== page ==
The start menu in Windows 10. The new operating system was launched to generally favourable reviews. Picture: Microsoft, via AP
The start menu in Windows 10. The new operating system was launched to generally favourable reviews. Picture: Microsoft, via AP

Tweak your Windows 10 privacy settings

By Hayley Tsukuyama Time of article published Aug 12, 2015

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Windows10 was launched last week to favourable reviews and general goodwill. But as the new system has got into more hands, some have been raising a red flag over privacy concerns.

It is true that Windows 10 relies heavily on picking up user data, and it’s certainly more data than any version of Windows we’ve seen before. Long-time Microsoft users may not realise just how much information the company is using to run some of the system’s new features.

Cortana

One of the main features of Windows 10, for example, is the personal assistant software Cortana. To make it (or any personal assistant software) useful, you have to be willing to pour a lot of information into the program over time.

That includes information about your personal preferences, as well as data such as the locations of appointments. But if you’re not comfortable with sharing that information with Cortana – and, by extension, Microsoft – you can head into Cortana’s settings and turn the program off. You can also opt out of using Bing in the searches you run on your computer from that menu.

WiFi Sense

Another feature that’s getting a lot of attention is WiFi Sense, which lets you share access to your trusted WiFi networks with contacts from Facebook, Outlook or Skype.

The program doesn’t show other people your password. But it does a bit of a logical leap by assuming that if a person is a) your contact on one of those networks and b) in your home or office, they’re probably someone you wouldn’t mind sharing a network with.

The problem here is that you can’t whittle down a subset of contacts you like to share your network with; it’s an all-or-nothing deal.

The setting shares with all of those groups by default – though you’ll need to take an extra step to verify your Facebook account to share with friends on that network.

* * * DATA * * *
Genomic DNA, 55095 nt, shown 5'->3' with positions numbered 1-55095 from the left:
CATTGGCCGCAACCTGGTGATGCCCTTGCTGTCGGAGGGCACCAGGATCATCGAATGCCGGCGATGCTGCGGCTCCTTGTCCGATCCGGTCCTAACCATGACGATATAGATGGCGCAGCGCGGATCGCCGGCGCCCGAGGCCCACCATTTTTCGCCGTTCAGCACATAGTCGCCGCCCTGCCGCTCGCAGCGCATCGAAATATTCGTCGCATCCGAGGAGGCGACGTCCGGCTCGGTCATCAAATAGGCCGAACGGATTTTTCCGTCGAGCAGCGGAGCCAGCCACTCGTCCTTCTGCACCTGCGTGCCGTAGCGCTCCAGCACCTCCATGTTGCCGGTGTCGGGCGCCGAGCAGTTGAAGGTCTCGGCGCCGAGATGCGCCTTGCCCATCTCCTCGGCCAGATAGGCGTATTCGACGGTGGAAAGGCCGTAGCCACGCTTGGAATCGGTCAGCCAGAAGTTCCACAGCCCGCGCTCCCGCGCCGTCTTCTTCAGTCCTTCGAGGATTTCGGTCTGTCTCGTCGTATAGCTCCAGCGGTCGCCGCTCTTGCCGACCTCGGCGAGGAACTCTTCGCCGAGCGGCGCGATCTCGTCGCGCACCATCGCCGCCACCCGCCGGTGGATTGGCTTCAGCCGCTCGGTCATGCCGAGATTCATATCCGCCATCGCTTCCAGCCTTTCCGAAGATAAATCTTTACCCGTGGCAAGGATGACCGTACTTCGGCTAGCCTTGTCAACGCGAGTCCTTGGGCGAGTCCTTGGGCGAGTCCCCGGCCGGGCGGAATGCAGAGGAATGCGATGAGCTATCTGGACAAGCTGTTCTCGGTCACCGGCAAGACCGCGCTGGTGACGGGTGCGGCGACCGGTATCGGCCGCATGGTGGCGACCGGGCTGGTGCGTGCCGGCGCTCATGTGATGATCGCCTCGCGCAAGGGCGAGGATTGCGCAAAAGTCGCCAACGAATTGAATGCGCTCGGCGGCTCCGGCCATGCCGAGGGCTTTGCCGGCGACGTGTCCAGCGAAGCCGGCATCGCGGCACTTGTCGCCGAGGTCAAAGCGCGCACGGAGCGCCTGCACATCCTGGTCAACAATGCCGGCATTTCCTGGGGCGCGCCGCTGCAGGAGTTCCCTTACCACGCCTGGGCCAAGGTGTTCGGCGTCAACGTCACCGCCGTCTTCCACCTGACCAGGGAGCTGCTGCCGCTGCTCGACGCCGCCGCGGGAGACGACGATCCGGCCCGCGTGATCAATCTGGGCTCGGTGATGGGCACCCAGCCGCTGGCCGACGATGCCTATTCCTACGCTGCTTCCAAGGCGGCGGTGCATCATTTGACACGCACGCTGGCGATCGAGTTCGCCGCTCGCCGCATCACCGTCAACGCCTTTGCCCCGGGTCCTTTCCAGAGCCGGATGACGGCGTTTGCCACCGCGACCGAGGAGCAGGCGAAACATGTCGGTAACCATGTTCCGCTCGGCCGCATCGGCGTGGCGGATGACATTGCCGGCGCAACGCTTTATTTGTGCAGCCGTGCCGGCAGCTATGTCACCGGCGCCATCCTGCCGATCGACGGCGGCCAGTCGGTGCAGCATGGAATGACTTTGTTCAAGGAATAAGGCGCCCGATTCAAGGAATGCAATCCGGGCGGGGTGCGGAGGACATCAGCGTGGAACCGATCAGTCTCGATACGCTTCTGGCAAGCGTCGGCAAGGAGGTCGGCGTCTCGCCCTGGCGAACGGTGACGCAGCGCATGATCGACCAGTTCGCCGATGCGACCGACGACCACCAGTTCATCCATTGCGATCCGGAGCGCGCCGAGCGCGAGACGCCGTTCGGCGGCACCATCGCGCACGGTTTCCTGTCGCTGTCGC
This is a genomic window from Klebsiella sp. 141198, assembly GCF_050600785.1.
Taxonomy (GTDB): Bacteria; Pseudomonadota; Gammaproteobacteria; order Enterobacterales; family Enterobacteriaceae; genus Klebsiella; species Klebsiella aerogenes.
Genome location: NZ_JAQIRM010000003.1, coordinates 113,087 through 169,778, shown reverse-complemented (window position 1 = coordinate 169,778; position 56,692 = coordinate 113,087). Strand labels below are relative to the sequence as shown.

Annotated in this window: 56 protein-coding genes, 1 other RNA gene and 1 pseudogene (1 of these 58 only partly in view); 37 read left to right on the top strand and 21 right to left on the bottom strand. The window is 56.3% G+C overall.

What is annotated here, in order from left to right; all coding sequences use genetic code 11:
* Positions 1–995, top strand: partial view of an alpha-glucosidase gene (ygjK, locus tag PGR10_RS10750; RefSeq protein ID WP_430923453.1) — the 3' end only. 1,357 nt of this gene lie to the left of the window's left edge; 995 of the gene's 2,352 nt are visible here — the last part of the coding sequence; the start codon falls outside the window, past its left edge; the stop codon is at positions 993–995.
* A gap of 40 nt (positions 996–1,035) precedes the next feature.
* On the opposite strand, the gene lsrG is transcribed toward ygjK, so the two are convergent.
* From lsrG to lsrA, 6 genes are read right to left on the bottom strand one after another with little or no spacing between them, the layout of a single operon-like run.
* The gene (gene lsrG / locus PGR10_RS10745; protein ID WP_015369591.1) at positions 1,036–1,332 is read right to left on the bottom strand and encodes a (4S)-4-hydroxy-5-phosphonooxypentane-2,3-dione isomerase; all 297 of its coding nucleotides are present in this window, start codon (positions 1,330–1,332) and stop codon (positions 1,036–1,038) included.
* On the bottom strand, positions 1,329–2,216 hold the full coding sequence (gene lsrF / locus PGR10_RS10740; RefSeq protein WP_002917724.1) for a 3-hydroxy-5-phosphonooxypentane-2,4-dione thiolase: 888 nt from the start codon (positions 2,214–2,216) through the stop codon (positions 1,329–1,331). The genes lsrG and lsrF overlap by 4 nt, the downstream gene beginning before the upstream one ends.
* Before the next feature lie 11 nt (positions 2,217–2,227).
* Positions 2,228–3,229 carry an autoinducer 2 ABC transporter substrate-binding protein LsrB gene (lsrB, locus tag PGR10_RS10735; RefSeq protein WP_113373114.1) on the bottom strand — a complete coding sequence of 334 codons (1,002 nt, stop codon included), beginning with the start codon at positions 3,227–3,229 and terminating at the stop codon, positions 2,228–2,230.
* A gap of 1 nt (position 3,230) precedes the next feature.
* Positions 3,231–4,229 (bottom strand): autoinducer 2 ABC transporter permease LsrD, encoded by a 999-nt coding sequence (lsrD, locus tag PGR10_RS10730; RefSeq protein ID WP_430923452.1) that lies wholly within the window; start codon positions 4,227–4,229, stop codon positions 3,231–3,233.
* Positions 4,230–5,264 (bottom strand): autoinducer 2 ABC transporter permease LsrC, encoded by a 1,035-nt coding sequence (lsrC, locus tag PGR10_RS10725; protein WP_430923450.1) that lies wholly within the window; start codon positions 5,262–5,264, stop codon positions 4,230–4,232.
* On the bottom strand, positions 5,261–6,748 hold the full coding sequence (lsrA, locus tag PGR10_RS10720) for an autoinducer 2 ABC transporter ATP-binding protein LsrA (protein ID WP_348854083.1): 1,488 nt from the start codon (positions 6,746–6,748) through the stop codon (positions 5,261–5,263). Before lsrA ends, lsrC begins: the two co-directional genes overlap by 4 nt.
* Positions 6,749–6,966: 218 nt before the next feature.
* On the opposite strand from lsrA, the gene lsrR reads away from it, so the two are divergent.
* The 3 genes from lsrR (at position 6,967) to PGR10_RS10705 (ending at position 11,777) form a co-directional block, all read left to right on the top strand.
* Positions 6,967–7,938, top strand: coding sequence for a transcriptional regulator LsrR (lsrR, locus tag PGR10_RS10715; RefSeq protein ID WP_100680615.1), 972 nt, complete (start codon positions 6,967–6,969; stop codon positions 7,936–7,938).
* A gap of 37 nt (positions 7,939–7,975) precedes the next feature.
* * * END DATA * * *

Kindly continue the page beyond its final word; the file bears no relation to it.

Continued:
Sharing access means that your friends or colleagues won’t have to enter passwords to join your networks. It also means, of course, that they get the same access you do to printers or even other computers that are connected to the same network, depending on your set-up.

The good news is that even if you have WiFi Sense enabled, it doesn’t mean you automatically share access for every wireless network stored on your computer.

Every time you join a new network and enter a new password, there’s a check box under the password field that asks if you want to share. It’s not selected by default.

WiFi Sense will also connect you automatically to certain open networks vetted by Microsoft and labelled “trusted”.

In theory, that means you shouldn’t be caught up by bad guys running fake “Free Airport WiFi” networks on your next trip. But it’s still safest to stay off open networks if you can.

If you want to turn off WiFi Sense, you have to head to the “advanced settings” pane in your general WiFi settings menu.

General

Microsoft’s general Windows privacy settings are also worth taking a sweep through, if only to familiarise yourself with which apps and services are looking at various types of information.

Those include your location, as well as the on/off switch for allowing information gathered from your computer to show up in your Microsoft advertising profile. (To control what’s in your ad profile, you’ll have to head to a separate website, which is linked from the privacy settings menu.)

In general, people should approach their computer settings as they do the settings on their mobile devices, particularly if they have concerns about sharing information with major companies. – Washington Post

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